Lone Star College-CyFair’s Clothesline Project was a recent visual effort to help break the silence and raise awareness of the prevalence of domestic violence, while giving victims a voice in sharing their personal story.
Most people associate October with Breast Cancer Awareness, but LSC-CyFair students in the Criminal Justice (CJ) Club teamed up with other student organizations, including Psychology Club, Sociology Club, CRU, Creative Writing Club and Black Student Union, and the Counseling Department to help spread the word that it is also Domestic Violence Awareness Month.
Hanging outside the college’s Learning Commons were more than 100 t-shirts featuring different colors representing different victims of violence.
Yellow represented survivors of domestic violence and other physical assaults; white: individuals who died as result of violent acts; purple: individuals attacked due to (perceived) sexual orientation; red/orange: survivors of rape or sexual assault; blue/green: survivors of incest or childhood sexual abuse and black: individuals who became disabled as a result of an attack or for those attacked because of a disability.
Katie Porter-Waldrip, CJ Club’s historian/social media manager, talked to some of the girls who were painting shirts displayed on the clothesline.
“They were victims of rape and said the shirts were a representation of how they felt as an individual and gave them the chance to tell their story,” said Porter-Waldrip. “They felt like their voice was being heard.”
Sydney Thames, the CJ Club’s treasurer, along with Bioleta Vasquez Reyes, CJ Club secretary, also took shirts to the Houston Area Women’s Center and Fort Bend County Women’s Center so women could decorate their own shirts expressing their stories about domestic violence.
“This project helped a lot of victims know you have someone to talk to so you don’t bottle it up,” said Reyes.
In addition to the clothesline display, CJ Club Advisor Jennifer Bourgeois provided her criminal law class the opportunity to participate for service learning credit. Divided into six groups, students had to create a plan of action to raise awareness about domestic violence. Displayed with the clothesline were projects on topics such as stereotypes and domestic violence and psychology of domestic violence, which included Maya Angelou’s birdcage and information regarding Stockholm Syndrome. Other student projects consisted of United States vs national statistics regarding domestic violence, high profiled celebrity cases involving domestic violence, and one group’s projected focused specifically toward resources available to victims.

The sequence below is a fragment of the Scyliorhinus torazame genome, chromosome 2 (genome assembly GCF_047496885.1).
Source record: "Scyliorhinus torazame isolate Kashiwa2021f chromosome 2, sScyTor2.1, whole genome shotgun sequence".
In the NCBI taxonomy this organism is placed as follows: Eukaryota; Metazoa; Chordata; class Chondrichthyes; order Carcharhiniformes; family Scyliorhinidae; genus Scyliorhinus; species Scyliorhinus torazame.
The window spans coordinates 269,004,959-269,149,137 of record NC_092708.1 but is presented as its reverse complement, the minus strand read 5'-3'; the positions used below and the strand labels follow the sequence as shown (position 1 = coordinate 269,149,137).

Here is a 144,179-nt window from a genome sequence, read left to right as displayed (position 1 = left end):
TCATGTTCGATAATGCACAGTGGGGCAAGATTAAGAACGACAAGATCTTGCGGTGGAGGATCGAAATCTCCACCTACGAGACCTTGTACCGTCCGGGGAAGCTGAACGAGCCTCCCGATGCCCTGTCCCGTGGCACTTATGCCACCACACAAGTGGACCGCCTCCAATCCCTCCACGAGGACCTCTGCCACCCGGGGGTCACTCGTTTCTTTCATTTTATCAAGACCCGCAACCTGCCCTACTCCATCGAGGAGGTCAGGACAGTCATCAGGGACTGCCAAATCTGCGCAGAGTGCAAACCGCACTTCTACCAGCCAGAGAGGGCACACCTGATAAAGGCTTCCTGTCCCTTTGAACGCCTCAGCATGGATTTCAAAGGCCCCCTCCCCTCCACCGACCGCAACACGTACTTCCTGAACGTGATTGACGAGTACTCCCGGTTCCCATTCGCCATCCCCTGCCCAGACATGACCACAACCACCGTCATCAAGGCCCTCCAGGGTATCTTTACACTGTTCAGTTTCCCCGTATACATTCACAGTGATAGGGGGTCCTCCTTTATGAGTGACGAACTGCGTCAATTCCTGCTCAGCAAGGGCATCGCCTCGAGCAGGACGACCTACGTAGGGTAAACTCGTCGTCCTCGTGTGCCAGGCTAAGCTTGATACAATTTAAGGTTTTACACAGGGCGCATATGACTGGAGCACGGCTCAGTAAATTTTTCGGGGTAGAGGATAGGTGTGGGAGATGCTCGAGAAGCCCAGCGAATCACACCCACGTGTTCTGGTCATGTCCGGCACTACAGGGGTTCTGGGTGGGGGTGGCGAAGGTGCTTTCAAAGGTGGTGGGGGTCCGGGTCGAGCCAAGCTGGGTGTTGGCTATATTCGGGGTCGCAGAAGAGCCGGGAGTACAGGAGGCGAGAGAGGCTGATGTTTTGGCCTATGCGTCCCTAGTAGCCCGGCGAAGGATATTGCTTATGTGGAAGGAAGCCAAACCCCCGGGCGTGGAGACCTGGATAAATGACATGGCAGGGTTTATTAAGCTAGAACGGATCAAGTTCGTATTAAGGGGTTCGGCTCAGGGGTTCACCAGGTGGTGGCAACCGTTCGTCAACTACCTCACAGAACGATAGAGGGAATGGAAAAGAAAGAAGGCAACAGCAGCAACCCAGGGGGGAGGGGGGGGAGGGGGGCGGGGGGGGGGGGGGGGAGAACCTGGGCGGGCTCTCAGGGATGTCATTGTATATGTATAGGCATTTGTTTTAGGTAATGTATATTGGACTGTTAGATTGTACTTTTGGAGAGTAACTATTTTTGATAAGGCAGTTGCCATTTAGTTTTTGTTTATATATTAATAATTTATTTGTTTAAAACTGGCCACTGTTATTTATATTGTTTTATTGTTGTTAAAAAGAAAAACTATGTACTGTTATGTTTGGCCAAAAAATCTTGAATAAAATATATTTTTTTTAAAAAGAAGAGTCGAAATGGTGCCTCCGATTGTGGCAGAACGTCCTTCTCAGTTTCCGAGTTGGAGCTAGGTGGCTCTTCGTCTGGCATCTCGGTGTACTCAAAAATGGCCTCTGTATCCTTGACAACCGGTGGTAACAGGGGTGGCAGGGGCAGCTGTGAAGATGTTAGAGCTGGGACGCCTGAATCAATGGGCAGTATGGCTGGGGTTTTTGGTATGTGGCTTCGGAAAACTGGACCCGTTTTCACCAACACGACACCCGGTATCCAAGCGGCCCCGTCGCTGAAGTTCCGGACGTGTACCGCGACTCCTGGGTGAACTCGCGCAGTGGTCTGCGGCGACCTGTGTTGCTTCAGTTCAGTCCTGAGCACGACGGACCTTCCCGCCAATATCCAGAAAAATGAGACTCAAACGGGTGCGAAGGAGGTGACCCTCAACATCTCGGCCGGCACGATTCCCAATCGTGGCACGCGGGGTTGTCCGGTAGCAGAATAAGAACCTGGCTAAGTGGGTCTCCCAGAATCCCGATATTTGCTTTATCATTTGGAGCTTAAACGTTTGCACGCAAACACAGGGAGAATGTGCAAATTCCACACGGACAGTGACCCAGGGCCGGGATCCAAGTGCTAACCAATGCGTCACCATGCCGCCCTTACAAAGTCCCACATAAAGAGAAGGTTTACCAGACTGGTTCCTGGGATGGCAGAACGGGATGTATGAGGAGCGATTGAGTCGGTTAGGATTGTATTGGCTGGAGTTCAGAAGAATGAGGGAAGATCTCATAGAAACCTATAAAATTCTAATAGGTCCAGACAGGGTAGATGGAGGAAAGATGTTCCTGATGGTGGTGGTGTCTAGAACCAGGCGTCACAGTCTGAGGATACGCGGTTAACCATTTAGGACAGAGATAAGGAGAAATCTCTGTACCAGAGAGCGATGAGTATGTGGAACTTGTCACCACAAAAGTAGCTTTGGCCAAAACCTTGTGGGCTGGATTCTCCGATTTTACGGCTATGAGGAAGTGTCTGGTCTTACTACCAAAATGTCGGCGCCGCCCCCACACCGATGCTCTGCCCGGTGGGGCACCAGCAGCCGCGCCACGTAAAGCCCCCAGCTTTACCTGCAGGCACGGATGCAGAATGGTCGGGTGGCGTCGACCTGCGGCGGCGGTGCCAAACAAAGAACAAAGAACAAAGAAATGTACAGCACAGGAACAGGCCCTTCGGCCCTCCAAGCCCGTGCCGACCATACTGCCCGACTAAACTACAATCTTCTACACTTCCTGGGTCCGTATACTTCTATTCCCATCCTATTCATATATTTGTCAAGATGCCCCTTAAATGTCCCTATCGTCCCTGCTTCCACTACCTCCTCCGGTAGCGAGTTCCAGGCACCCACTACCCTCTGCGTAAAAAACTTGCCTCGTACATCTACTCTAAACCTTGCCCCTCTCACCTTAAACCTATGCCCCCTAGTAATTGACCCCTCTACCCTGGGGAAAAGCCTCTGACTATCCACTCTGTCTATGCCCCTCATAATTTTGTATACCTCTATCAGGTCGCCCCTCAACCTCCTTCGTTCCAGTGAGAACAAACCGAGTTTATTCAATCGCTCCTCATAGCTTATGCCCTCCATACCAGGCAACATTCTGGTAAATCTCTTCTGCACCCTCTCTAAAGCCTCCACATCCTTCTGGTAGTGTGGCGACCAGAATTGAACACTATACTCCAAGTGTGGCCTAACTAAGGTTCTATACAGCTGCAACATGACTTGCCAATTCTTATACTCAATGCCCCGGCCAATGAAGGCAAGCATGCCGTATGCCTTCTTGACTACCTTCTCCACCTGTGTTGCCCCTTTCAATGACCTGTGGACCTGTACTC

“This was a great bonding experience for all involved and a meaningful event that raised more awareness not only among the student population but employees as well,” said Bourgeois.
The month was created to make students aware not only how common domestic violence is, but also the high incidence of sexual violence on college campuses, said Angelica Sutton, LSC-CyFair counselor Females between the ages of 16-24 have a three times higher rate of being assaulted in comparison to other women.
“In counseling, our involvement with students seeking help to leave an abusive partner has made us more aware of how prevalent this problem is,” she said. “Through awareness and information, we hope more females will have the courage to report and get out of harmful relationships.”
However, Kenneth Henry III, president of the CJ Club, wanted everyone to know domestic and sexual violence impacts women, children and men as well.
“From a male standpoint, you really don't think about it because stereotypically it doesn't happen to males," he said. "From reading information from the National Coalition of Violence, I learned that 4 in 10 men have faced some type of coercion control by an intimate partner."
In addition to the Clothesline Project, the month’s activities included information tables, a film “Violence and Solutions – A Path Appears” presentation and discussion, a Houston Area Women’s Center counselor talk and donation drive for HAWC victims and a panel discussion with law enforcement and other experts.